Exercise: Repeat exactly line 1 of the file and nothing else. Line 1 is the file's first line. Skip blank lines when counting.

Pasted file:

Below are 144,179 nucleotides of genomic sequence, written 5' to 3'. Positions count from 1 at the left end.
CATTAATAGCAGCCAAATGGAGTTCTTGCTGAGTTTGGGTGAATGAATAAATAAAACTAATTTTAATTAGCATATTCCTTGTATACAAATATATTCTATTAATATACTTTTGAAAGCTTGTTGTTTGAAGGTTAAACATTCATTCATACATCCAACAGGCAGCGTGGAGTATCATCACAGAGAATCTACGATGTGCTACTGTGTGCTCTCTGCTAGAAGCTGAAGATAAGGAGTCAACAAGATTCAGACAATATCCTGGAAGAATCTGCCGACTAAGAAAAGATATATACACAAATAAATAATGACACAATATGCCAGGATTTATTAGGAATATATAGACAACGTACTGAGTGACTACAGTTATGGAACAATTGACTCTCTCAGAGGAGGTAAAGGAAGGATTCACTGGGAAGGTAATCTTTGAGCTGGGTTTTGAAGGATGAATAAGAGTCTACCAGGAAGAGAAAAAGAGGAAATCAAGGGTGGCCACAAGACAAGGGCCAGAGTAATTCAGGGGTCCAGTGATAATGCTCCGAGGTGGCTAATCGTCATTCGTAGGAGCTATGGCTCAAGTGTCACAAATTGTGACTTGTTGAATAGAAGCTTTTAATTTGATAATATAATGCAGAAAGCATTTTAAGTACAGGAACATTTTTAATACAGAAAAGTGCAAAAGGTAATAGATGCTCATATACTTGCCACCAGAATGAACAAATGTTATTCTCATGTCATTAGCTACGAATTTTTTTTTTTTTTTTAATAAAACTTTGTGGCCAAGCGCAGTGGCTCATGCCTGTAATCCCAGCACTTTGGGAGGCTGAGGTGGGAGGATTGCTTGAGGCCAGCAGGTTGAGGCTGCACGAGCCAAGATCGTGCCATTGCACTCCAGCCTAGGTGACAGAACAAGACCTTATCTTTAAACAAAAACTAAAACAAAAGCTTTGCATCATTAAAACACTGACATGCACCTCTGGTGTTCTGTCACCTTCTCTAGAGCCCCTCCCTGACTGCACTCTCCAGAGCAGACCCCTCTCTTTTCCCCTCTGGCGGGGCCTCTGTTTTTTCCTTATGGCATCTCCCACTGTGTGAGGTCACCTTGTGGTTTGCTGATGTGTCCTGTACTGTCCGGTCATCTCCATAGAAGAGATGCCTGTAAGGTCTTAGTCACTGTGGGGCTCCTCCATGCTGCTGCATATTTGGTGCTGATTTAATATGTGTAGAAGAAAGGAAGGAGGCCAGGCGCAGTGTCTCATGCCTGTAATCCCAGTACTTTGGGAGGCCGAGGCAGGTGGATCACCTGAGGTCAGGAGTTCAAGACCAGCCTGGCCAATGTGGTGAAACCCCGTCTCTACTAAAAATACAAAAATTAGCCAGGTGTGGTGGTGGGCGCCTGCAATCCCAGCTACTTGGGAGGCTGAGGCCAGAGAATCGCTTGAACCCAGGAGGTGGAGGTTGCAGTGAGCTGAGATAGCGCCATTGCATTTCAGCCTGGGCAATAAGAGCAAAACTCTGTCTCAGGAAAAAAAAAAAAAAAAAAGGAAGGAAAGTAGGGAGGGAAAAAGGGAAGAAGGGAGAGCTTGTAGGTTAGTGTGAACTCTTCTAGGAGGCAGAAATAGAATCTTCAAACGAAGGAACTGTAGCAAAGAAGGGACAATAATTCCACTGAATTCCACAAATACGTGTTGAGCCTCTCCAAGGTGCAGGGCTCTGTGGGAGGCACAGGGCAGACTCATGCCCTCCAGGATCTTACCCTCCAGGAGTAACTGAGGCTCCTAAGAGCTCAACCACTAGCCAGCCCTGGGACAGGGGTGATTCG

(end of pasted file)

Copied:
Below are 144,179 nucleotides of genomic sequence, written 5' to 3'. Positions count from 1 at the left end.